Here are some of the sounds I hear from my apartment:
Women pounding their clothes, washing them in the watering hole in front of my apartment. They use a flat wooden paddle, that looks like a weapon. The pounding isn’t a continuous rhythm. Just 5-8 beats, a pause to dip the clothes in the water, turn them or examine them, then a few more beats. Sometimes I hear a couple women pounding in alternating beats, like the “I’ve been working on the railroad” style. Then, it’s the voices of the women. Elderly Korean women are known as being strong, and pretty pushy. So their voices often sound like they’re giving each other a piece of their mind, but I can’t really tell.
The washing pounding sounds a lot like the pounding that Buddhist monks do, as part of their rituals. Out walking, you can tell you’re near a temple, when you hear a sharper sound than the washing pounding. The monk taps on a hollowed gourd, with a rhythm unidentifiable to me, but not Western 4/4 time. On a Sunday morning, a few neighbor ladies were chanting, beating the gourd, and holding what seemed to be an impromptu Buddhist ceremony in the shade of the garden shed, looking out to the garden adjacent to my apartment building.
There’s another sound that I hear often. When I first hear it, it always remind me of the “Call to Prayer” that I first heard regularly in Niger. It was so hot, we slept outside on the patio, and at 5am, the neighborhood mosque’s Iman would come over the loud speakers posted throughout the neighborhood.
So, when I hear the trucks rolling through my neighborhood with their loudspeaker announcements going, it sounds like the same rhythm. But, I realized, with an entirely different purpose. The announcements are usually recorded (poorly), so you will see a man driving a truck, and hear the recording of his voice maybe?, again and again. He is selling produce or fish. The call sounds like umdumdadumbadadidum, kamsamnida. (Selling something, thanks!)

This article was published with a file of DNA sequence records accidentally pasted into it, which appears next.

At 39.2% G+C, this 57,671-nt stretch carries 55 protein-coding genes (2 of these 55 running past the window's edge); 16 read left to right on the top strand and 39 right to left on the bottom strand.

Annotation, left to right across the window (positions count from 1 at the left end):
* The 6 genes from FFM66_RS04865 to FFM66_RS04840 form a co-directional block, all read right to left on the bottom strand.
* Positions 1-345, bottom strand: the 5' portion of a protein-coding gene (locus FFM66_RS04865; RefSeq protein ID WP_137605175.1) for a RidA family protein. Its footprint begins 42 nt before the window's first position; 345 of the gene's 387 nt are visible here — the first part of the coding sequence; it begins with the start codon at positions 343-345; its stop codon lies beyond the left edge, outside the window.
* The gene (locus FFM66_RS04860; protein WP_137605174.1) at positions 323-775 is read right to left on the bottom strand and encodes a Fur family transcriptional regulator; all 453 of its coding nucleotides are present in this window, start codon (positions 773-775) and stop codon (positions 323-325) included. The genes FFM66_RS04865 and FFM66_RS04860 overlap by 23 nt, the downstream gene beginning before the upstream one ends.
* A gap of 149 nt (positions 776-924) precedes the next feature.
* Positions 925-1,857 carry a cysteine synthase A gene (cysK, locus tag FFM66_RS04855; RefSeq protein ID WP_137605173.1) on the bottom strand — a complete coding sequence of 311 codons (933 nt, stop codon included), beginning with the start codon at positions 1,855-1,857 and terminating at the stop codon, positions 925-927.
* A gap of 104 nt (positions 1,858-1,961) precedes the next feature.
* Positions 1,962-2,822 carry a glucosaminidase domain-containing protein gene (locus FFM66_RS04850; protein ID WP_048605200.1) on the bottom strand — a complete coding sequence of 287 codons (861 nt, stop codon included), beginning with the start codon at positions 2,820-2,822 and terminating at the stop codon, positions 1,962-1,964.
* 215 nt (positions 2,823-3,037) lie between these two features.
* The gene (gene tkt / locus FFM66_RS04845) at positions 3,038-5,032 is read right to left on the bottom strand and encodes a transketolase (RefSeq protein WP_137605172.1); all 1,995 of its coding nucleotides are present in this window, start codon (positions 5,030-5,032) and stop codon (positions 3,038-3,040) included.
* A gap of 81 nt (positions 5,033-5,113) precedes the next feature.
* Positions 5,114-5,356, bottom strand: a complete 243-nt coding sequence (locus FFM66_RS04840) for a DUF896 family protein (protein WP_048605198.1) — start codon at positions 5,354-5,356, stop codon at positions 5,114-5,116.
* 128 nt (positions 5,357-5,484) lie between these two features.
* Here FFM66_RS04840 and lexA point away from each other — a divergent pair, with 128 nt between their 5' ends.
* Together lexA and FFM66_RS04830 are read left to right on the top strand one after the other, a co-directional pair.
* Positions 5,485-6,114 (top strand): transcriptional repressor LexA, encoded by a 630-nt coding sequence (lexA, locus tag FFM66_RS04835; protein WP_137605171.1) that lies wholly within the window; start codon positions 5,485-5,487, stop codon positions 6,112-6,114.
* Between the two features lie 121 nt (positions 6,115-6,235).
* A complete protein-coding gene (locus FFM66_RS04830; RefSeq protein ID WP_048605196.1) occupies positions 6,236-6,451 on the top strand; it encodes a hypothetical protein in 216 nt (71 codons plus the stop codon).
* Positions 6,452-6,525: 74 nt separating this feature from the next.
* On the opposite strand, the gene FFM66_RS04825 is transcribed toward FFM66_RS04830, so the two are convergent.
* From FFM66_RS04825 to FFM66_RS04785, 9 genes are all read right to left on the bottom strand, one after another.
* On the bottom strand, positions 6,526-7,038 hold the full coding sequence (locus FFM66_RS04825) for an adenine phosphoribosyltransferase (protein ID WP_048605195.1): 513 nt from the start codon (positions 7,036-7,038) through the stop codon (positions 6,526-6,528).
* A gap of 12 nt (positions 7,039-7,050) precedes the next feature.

I’ve heard some trucks are selling dogs for meat, but haven’t seen this myself. I have heard the barking from a few dog farms, when out walking in the hills. People enjoy dog soup here. I’m a speciesist. I can’t even enjoy lamb because of the cuteness factor of the live animal, I guess. I have no desire to try dog soup.
Changing the subject, the other sounds are often the wind and rain. Island weather, I guess. Though, I’m next to the water, it’s rare to hear the waves crashing. Samyang Beach is on the side of the island facing mainland Korea so there aren’t big waves here.
I do hear a big ship blowing it’s horn once in awhile, and I wonder, is that a real means of communication these days? What does it mean? “Hey, I’m a really big ship and I’ll be there in an hour.” I hope there’s a more sophisticated communication scheme behind that horn blast.
Crickets and locusts are also pretty constant, at least at this time of year. And it’s pretty common to get a cricket in my apartment. My own personal Jimminy Cricket.
The most striking sound is what’s not heard. There is no background traffic noise here. I’ll hear a car or truck drive by, or several, but there’s no traffic hum. That part is really lovely!